Millennium Post

Centre to frame IPR policy in six months: Nirmala

Amidst developed nations like the US raising issues over India's intellectual property rights regime, the government on Monday said it will come out with a policy framework within a few months to make Intellectual Property Rights (IPR) more robust. Commerce and Industry Minister Nirmala Sitharaman said her ministry will soon have a think-tank that will enable it to handle the IPR issues more firmly.

‘India does not have an IPR policy. This is the first time we are coming out with an IPR policy. IPR policy issues have been hanging for quite a long time,’ Sitharaman told reporters here. She said the policy will help in dealing with issues being raised by developed nations and protect interest of India on IPR related matters.

‘It will give direction in terms of protecting IPR of India on which several issues are there. With the US we have (certain) issues... India has become a brand in terms of pharma... We are very strong in IPR and we certainly want to protect our interest,’ she added.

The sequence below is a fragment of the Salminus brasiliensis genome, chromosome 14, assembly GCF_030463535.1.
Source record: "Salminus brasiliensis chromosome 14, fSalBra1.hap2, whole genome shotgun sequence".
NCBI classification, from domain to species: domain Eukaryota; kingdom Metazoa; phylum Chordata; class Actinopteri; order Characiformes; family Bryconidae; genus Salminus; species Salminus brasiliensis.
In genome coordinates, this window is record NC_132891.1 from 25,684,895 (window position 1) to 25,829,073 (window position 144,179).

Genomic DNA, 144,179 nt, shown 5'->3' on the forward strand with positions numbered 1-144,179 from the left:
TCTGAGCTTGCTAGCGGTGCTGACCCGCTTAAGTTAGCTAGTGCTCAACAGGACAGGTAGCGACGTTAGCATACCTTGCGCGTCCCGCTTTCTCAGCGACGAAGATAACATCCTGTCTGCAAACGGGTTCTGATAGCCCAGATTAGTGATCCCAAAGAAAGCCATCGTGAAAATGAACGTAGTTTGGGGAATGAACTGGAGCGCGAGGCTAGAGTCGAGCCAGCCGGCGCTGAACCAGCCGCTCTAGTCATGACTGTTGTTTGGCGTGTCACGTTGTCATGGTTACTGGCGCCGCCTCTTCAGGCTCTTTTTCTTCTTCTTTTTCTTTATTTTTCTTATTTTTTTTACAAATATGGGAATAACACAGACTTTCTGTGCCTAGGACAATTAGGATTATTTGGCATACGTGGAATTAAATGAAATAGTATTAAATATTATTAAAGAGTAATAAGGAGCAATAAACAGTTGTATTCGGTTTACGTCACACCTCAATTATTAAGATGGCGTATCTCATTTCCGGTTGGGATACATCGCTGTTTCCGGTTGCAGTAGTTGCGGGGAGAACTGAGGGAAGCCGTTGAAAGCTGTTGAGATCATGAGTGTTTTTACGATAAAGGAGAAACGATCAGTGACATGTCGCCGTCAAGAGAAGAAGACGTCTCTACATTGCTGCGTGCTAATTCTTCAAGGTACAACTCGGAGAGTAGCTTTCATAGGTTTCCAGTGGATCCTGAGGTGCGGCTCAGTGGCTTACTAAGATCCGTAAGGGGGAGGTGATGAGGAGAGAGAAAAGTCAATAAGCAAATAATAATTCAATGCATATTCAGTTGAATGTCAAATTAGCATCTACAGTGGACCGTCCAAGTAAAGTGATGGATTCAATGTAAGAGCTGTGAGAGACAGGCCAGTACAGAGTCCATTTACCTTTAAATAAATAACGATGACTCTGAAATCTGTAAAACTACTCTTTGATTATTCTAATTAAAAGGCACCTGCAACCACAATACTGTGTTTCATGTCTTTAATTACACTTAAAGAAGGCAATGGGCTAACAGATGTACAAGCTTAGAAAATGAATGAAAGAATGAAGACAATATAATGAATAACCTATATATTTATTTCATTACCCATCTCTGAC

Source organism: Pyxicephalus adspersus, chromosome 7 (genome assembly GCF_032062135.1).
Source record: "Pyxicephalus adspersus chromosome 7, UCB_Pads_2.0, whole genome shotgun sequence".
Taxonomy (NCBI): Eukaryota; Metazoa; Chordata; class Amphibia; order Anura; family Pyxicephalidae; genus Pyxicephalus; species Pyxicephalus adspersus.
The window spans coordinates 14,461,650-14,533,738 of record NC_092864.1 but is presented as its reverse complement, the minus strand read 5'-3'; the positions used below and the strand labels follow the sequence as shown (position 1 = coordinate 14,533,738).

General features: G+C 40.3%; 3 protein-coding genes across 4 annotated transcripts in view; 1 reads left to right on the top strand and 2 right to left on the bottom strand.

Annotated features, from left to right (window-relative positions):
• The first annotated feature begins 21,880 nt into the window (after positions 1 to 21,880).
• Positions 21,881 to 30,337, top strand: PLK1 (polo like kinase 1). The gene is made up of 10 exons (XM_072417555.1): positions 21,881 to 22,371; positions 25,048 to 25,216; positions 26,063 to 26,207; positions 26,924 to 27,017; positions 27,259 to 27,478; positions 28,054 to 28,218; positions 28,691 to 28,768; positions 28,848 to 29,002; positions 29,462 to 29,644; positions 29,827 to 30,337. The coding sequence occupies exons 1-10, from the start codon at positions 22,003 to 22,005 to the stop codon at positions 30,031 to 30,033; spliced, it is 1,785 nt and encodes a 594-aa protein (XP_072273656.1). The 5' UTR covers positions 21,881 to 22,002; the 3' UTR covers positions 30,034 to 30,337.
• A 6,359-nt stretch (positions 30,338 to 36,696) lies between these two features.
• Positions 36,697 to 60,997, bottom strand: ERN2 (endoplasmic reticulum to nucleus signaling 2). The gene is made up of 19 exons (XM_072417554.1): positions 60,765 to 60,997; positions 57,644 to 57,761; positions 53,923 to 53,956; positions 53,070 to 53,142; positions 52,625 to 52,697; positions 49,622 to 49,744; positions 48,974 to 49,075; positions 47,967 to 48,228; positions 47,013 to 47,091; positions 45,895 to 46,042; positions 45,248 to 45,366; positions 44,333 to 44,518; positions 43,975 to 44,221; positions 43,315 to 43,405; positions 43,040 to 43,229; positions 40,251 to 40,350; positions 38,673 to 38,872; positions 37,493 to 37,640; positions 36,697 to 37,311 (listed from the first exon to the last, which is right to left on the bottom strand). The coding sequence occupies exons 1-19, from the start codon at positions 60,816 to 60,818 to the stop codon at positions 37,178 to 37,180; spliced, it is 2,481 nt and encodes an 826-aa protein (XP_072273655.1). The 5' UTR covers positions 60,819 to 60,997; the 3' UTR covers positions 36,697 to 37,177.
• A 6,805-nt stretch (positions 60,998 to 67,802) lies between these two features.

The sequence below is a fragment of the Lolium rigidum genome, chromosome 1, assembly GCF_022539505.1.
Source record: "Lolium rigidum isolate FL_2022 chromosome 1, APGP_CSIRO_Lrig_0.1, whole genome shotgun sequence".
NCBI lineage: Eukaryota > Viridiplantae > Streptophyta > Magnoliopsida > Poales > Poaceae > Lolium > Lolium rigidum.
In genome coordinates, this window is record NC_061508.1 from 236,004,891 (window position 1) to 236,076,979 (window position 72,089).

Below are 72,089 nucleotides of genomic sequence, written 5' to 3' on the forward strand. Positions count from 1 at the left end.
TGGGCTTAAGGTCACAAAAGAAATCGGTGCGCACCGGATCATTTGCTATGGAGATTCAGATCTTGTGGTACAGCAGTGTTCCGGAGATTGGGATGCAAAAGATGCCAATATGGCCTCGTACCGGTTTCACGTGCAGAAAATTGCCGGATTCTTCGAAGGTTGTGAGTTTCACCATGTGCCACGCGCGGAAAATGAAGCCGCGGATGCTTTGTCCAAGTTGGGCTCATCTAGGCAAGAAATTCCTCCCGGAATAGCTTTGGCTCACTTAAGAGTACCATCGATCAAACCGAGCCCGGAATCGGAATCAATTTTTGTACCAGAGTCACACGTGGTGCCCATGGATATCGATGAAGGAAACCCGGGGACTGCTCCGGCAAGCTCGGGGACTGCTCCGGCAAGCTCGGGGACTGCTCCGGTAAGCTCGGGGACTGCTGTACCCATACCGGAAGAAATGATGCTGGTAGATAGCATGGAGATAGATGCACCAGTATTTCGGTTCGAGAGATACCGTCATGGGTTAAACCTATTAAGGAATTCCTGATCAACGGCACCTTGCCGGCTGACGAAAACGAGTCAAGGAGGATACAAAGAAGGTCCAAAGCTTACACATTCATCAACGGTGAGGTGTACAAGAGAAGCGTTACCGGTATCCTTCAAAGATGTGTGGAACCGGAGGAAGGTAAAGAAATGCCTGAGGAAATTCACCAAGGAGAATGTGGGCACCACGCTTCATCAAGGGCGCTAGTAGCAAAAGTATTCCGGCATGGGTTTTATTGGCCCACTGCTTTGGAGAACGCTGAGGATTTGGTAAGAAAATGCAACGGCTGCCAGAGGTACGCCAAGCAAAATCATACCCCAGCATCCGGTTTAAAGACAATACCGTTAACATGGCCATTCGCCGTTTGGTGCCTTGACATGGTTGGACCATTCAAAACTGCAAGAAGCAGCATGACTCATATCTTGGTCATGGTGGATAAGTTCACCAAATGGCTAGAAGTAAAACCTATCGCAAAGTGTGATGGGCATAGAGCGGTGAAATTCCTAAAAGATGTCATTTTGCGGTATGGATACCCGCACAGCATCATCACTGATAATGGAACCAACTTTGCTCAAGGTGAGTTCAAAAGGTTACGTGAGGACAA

Developed nations are picking holes in India's IPR laws because it does not have any policy, Sitharaman said. Asked about the timeline for the new policy, she said it may take about six months. The Department of Industrial Policy and Promotion will put the draft policy on the website for public comments before finalising the policy.

‘India has a well established legal framework for IPR but its important to spell out policy. In the next 2-3 months, we will discuss and debate in country,’ DIPP Secretary Amitabh Kant said. On the proposed think-tank on IPR, Sitharaman said: ‘We are going to have the benefit of experts, who will constantly keep us informed about developments on international IPR issues, flag off concerns...’
During the recent times, the Obama administration has been strongly criticising India’s investment climate and IPR laws, especially in the pharmaceuticals and the solar sectors.

India has maintained that its IPR regime is fully compliant with WTO laws and it will not take part in any unilateral investigations by the US on the matter.
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